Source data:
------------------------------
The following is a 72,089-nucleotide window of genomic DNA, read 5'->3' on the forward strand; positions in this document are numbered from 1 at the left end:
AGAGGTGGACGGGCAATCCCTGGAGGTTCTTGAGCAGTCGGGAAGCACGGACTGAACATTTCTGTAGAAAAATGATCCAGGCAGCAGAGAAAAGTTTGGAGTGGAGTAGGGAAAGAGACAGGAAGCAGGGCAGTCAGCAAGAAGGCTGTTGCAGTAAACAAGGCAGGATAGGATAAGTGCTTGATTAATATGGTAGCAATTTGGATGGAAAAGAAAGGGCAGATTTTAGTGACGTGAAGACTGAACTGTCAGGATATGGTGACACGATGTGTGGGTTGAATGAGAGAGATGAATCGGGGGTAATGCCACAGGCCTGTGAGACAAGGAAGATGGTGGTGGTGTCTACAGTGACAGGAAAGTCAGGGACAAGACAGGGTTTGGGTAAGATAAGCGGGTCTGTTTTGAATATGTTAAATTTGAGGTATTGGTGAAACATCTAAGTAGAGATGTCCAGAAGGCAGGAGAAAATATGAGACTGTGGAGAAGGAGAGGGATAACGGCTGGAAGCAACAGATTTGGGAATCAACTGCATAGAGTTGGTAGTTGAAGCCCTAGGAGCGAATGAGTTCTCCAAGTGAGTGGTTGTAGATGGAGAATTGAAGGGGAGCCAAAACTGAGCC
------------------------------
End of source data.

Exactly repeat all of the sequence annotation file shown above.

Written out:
The following is a 72,089-nucleotide window of genomic DNA, read 5'->3' on the forward strand; positions in this document are numbered from 1 at the left end:
AGAGGTGGACGGGCAATCCCTGGAGGTTCTTGAGCAGTCGGGAAGCACGGACTGAACATTTCTGTAGAAAAATGATCCAGGCAGCAGAGAAAAGTTTGGAGTGGAGTAGGGAAAGAGACAGGAAGCAGGGCAGTCAGCAAGAAGGCTGTTGCAGTAAACAAGGCAGGATAGGATAAGTGCTTGATTAATATGGTAGCAATTTGGATGGAAAAGAAAGGGCAGATTTTAGTGACGTGAAGACTGAACTGTCAGGATATGGTGACACGATGTGTGGGTTGAATGAGAGAGATGAATCGGGGGTAATGCCACAGGCCTGTGAGACAAGGAAGATGGTGGTGGTGTCTACAGTGACAGGAAAGTCAGGGACAAGACAGGGTTTGGGTAAGATAAGCGGGTCTGTTTTGAATATGTTAAATTTGAGGTATTGGTGAAACATCTAAGTAGAGATGTCCAGAAGGCAGGAGAAAATATGAGACTGTGGAGAAGGAGAGGGATAACGGCTGGAAGCAACAGATTTGGGAATCAACTGCATAGAGTTGGTAGTTGAAGCCCTAGGAGCGAATGAGTTCTCCAAGTGAGTGGTTGTAGATGGAGAATTGAAGGGGAGCCAAAACTGAGCC